The idea of finding gold and silver and getting rich fast drew prospectors from all over the United States and the “Colorado Silver Boom” is the perfect example of it. The period is known for the expansion of the silver mining and it all began in 1879 – around twenty years after the Colorado Gold Rush. The story of Crystal, Colorado is part of the overall silver boom and it includes the same promises of mountains filled with silver.
Crystal City is located in the upper parts of the Crystal River in the Elk Mountains, located in Gunnison County, Colorado. This town stands almost 10 km east of Marble, Colorado and around 30 km northwest of it, there stands Crested Butte. At the start of 1880, prospectors made a discovery of silver deposits at the junction of the South Fork and North Fork of the Crystal River.
The discovery was so promising that almost instantly, mining camps were born and operations were started. Just one year after the initial discovery, the town of Crystal emerged. From day one, Crystal was a hit with prospectors. Around the middle of the 1880s, the town had more than half a thousand citizens. Not to forget, the town had its own postal office and even its own newspaper called the Crystal River Current – a period later came The Silver Lance.
During the evening, when digging for silver was done for the day, the prospectors and miners were relaxing at the pool hall or at the Crystal club. And just like any other city, Crystal too had its fair share of hotels, barber shops, and saloons. The area surrounding Crystal was filled with different mines and some of the most productive were Lead King, Sheep Mountain Tunnel, Black Queen and so forth. As well as silver, these mines produced lead and zinc.
But given the fact that Crystal City was in the Elk Mountains, transporting the ore posed a great challenge. Carbondale and Crested Butte rail stations – 34 km and 55 km respectively – were the nearest to Crystal City.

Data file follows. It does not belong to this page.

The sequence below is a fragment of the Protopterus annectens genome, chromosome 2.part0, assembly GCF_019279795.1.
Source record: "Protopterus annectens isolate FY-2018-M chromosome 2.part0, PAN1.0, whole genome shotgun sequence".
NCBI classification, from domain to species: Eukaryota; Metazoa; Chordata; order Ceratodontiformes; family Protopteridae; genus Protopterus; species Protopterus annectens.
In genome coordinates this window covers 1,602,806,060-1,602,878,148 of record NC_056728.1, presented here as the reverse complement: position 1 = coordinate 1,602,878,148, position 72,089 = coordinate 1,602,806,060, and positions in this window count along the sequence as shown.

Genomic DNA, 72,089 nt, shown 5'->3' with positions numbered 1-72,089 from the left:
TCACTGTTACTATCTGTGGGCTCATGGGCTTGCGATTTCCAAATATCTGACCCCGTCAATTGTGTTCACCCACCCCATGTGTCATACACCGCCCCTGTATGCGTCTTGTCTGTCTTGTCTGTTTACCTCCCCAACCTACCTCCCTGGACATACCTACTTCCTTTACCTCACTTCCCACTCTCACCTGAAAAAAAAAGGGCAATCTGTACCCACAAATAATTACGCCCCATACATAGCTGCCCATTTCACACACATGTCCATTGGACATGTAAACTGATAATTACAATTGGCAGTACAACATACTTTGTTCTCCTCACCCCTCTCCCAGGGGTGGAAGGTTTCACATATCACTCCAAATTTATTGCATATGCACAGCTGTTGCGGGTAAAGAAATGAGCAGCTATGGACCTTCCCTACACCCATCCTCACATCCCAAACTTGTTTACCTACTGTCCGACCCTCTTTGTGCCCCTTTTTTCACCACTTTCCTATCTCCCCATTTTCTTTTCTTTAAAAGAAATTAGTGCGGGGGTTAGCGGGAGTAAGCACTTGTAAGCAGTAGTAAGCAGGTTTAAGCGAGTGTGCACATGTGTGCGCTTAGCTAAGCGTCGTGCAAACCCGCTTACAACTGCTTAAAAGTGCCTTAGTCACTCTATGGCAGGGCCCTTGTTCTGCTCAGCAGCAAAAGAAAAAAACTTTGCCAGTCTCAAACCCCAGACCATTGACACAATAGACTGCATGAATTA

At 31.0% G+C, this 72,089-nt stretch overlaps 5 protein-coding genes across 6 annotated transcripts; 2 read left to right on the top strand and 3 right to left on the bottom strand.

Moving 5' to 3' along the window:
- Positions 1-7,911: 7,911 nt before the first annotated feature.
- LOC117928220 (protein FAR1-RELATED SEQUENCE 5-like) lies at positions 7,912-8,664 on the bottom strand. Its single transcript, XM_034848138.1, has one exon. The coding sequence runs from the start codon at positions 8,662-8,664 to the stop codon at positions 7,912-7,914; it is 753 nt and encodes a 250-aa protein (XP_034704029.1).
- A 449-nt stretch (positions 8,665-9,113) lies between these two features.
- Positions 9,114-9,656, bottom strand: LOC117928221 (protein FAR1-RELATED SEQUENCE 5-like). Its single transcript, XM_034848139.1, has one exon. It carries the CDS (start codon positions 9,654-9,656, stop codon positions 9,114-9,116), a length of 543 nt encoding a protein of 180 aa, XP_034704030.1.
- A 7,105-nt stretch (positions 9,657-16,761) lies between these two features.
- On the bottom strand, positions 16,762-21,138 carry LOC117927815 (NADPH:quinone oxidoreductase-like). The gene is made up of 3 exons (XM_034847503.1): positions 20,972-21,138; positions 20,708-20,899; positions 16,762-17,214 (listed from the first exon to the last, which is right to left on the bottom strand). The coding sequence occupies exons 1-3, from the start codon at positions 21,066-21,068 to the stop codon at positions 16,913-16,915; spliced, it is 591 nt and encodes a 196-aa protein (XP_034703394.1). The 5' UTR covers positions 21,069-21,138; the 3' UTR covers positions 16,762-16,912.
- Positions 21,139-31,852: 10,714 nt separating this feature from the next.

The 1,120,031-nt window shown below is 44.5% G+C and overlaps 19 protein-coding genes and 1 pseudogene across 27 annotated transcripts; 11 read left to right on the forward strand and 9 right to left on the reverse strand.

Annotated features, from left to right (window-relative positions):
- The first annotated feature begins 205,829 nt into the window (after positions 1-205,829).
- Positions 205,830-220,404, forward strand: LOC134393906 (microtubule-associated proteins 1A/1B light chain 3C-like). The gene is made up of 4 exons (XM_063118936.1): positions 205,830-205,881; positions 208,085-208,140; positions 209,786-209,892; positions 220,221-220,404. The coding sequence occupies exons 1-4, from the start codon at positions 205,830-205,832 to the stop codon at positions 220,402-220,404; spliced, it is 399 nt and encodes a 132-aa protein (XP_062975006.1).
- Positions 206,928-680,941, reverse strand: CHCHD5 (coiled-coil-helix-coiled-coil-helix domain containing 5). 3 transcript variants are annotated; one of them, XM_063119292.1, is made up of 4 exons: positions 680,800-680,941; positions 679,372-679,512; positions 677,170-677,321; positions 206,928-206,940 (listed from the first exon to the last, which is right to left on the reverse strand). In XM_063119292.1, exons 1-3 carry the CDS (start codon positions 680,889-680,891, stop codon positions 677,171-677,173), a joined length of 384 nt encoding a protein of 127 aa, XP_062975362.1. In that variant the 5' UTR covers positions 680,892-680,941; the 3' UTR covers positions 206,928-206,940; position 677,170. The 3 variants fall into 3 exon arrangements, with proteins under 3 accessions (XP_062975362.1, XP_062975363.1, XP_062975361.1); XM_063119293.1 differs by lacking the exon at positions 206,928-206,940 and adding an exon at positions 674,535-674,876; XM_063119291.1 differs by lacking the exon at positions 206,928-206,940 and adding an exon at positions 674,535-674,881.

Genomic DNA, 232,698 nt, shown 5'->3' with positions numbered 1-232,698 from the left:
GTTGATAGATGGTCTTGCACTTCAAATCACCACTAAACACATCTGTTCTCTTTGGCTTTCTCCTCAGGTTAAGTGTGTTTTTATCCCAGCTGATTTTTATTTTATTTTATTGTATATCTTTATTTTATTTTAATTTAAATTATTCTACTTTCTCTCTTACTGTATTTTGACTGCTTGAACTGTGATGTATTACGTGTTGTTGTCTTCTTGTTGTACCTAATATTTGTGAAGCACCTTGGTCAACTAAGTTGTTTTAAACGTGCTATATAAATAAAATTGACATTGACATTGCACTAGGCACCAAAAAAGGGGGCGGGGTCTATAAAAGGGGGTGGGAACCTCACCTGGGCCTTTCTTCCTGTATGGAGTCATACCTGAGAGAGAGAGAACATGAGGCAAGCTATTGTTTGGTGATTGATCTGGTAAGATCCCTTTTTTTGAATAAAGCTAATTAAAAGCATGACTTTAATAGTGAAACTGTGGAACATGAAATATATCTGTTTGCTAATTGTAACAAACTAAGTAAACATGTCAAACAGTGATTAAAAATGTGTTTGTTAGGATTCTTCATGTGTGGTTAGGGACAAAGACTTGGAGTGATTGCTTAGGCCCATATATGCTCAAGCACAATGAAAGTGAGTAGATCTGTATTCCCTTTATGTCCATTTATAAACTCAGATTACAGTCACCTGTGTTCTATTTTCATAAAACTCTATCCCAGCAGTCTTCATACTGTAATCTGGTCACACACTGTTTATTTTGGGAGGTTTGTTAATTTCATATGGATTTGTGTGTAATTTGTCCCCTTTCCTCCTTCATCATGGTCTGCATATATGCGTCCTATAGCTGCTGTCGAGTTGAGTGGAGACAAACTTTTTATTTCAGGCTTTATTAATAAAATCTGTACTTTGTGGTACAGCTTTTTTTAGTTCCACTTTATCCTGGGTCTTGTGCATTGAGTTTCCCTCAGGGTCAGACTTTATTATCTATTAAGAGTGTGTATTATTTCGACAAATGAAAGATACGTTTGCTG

Even though the mines were producing large quantities of ore, it was all transported via mere wagon trails that never evolved into anything bigger. The only way the miners could come up with to transport the ore was the so-called “jack train” or a mule train that consisted of up to a hundred mules.
And this problem with the transport of ore was even more dangerous–if not deadly–during the winter, when avalanches, rock slides, and slippery trails made the transport of ore and resupply of basic necessities impossible. This very reason is what destroyed profits and threatened the future well-being of Crystal City. During the winter months, there were no more than 100 people living in the town of Crystal.
Then, on the eve of the 19th century in 1893, came what is today known as the “Panic of 1893” – an economic depression that hit the United States and lasted for four years. During this period, a number of mines in the area closed down and the population declined even further.
This is when one of the largest mines in the area – Sheep Mountain Tunnel & Mining Company – came up with an idea. They knew that if they were to remain productive, a powerhouse was required. And so the mine set forth and built a powerhouse, a building that became known as the Crystal Mill.
But despite the series of inventions and engineering that went into this whole process, the popularity of Crystal kept declining and around 1915, Crystal City had only 8 residents.
Two years later, the rest of the mines were closed as well as the Crystal Mill, the whole area became abandoned, and Crystal City became a ghost town. Today, Crystal Mill and Crystal City, in general, are a favorite tourist attraction and photographers from all over the world come to take a snap of the mill and the town that was once part of the Silver Rush.